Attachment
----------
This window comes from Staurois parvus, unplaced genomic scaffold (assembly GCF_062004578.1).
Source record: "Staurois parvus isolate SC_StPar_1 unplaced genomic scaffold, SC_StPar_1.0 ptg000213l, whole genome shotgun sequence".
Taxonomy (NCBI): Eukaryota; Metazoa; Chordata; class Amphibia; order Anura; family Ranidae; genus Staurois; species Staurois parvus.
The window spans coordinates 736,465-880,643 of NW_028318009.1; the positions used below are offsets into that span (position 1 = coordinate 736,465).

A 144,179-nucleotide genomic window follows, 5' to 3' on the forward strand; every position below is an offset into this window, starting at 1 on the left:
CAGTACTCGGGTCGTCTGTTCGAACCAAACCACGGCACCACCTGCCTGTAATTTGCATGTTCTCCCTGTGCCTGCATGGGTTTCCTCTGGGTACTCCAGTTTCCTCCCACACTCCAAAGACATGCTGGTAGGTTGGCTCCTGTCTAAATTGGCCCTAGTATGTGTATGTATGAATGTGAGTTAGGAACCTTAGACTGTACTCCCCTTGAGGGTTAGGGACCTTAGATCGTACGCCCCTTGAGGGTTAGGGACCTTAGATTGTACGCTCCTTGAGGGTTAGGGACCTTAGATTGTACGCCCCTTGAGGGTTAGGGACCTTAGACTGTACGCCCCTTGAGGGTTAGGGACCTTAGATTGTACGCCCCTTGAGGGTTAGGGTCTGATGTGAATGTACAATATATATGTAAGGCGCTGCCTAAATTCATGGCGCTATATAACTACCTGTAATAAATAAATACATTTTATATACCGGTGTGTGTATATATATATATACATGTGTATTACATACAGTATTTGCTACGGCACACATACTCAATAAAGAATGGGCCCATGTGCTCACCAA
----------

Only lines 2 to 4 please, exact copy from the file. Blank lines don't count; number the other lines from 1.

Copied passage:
Source record: "Staurois parvus isolate SC_StPar_1 unplaced genomic scaffold, SC_StPar_1.0 ptg000213l, whole genome shotgun sequence".
Taxonomy (NCBI): Eukaryota; Metazoa; Chordata; class Amphibia; order Anura; family Ranidae; genus Staurois; species Staurois parvus.
The window spans coordinates 736,465-880,643 of NW_028318009.1; the positions used below are offsets into that span (position 1 = coordinate 736,465).